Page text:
My Review:
I received a copy of this book from author A. LaFaye in exchange for an honest review. I am a huge fan of historical nonfiction picture books! I love sharing them in my classroom and giving my students a glimpse into the past. Follow Me Down to Nicodemus Town is a terrific look at a time period that is not often shared in Kidlit. The story follows Dede and her family as they work to create a better life for themselves in a state called Kansas. I love that Dede and her family form relationships with the Native Americans that already lived there. It shows readers an important piece of history that is often overlooked. A. LaFaye beautifully told the story of one family’s fight to have a better life. Nicole Tadgell’s illustrations are soft and detailed. The back of the book has more information about The Exodusters who mase their way to free land. This is a must-have addition to any Post Civil War or Black History Month unit.
Ages 5 and up
32 Pages

Biography, Black History Month, History

Fearless Mary: The True Adventures of Mary Fields, American Stagecoach Driver By Tami Charles

51gxhgSSwkL._SX401_BO1,204,203,200_

Back of Book:
A little-known but fascinating and larger-than-life character, Mary Fields is one of the unsung, trailblazing African American women who helped settle the American West. A former slave, Fields became the first African American woman stagecoach driver in 1895, when, in her 60s, she beat out all the cowboys applying for the job by being the fastest to hitch a team of six horses. She won the dangerous and challenging job, and for many years traveled the badlands with her pet eagle, protecting the mail from outlaws and wild animals, never losing a single horse or package. Fields helped pave the way for other women and people of color to become stagecoach drivers and postal workers.
My Review:
I received a copy of this book from author Tami Charles for in exchange for an honest review.
One of my favorite parts of January is celebrating black history month with my students. I love sharing gems like Fearless Mary with my class. This is such a beautiful and inspirational book about one woman who wouldn’t take no for an answer. Tami has weaved together a fantastic tale of strength and determination. Claire Almon created detailed illustrations that show readers a true picture of the past. Reading this book made me want to research more about female stagecoach drivers. I can’t wait to share this book with my class when we get back from break.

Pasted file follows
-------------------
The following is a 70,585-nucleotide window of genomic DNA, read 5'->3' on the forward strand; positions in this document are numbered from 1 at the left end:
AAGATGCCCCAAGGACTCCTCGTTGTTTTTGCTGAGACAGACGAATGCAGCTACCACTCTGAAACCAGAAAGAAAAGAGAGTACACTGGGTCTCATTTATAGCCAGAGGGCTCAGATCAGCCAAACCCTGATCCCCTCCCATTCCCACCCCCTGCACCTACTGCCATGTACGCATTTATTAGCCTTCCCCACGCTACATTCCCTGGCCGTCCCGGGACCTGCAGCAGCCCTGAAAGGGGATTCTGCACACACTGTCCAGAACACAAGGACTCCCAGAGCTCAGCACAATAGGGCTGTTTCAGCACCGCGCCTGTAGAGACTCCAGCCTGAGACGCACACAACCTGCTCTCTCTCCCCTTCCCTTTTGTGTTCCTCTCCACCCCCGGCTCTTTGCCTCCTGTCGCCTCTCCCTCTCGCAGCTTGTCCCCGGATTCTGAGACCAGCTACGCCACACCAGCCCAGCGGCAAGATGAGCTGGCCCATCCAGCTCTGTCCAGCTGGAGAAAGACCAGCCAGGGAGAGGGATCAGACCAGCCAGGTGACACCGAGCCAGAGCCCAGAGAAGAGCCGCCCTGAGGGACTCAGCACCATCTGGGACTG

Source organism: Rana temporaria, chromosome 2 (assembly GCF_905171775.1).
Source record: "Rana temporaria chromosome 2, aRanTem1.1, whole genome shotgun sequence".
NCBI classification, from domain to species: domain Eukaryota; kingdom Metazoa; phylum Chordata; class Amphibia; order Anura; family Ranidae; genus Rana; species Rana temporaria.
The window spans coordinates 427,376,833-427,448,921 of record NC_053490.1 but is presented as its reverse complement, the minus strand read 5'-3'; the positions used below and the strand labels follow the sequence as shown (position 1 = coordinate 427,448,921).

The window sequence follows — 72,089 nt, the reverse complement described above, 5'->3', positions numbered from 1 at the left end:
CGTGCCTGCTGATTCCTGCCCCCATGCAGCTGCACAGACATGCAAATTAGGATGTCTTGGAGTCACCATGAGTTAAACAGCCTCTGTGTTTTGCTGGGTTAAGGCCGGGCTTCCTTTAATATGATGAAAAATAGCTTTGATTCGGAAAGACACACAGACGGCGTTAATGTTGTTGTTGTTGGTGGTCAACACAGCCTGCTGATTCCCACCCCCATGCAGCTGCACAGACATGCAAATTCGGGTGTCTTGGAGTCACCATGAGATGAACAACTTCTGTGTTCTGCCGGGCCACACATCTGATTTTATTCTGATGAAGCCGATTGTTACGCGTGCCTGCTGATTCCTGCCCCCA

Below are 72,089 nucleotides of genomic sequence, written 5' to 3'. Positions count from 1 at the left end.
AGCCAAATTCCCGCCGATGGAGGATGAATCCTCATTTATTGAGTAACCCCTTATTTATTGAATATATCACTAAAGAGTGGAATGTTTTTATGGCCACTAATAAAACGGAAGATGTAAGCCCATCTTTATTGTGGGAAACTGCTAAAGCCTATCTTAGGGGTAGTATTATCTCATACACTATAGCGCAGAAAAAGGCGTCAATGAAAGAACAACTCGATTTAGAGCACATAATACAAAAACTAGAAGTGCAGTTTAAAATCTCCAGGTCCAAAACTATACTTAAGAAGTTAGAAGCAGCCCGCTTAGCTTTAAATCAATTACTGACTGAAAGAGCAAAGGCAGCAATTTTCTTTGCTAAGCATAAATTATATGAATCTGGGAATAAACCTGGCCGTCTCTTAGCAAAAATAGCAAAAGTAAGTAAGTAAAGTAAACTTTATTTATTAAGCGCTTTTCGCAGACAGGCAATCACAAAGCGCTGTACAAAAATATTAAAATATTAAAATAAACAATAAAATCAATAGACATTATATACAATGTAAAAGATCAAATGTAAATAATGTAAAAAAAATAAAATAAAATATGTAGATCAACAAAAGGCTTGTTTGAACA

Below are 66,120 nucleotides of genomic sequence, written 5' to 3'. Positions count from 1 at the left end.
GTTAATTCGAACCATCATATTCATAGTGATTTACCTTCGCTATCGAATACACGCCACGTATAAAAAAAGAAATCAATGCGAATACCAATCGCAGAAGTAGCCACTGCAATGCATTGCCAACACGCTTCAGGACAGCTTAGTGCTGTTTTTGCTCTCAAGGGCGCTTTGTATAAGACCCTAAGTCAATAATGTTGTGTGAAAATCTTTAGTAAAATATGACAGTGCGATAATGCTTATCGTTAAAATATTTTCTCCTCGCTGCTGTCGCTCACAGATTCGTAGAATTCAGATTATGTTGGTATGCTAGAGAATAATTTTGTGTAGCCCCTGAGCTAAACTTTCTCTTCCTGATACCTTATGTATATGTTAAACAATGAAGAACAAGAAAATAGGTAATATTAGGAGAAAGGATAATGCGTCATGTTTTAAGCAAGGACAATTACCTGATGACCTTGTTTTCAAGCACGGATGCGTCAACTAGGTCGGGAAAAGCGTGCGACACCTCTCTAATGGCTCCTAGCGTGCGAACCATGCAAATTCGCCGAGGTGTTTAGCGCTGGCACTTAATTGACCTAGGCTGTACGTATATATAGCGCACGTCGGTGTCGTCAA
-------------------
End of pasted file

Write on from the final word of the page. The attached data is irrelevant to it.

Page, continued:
Ages 5 and up

32 Pages

Biography, Black History Month

A Song for Gwendolyn Brooks (People Who Shaped Our World) Alice Faye Duncan

41vICQo000L._SX390_BO1,204,203,200_

With a voice both wise and witty, Gwendolyn Brooks crafted poems that captured the urban Black experience and the role of women in society. She grew up on the South Side of Chicago, reading and writing constantly from a young age, her talent lovingly nurtured by her parents. Brooks ultimately published 20 books of poetry, two autobiographies, and one novel. Alice Faye Duncan has created her own song to celebrate Gwendolyn’s life and work, illuminating the tireless struggle of revision and the sweet reward of success.
My Review:
I received a copy of this book from author Alice Faye Duncan in exchange for an honest review. I was so excited to see that this touching lyrical biography publishes on January 1st. It is a perfect addition to any Black History unit. Having never read anything written by Gwendolyn Brooks I was quickly drawn into the life of this strong woman. In reading this story I learned so much about Brooks and the time period that she lived in. Xia Gordon created illustrations that are rich in color and texture. Overall, this is a stunning book that combines history and poetry to create a moving narrative that readers will love.
48 Pages
Ages 6 and up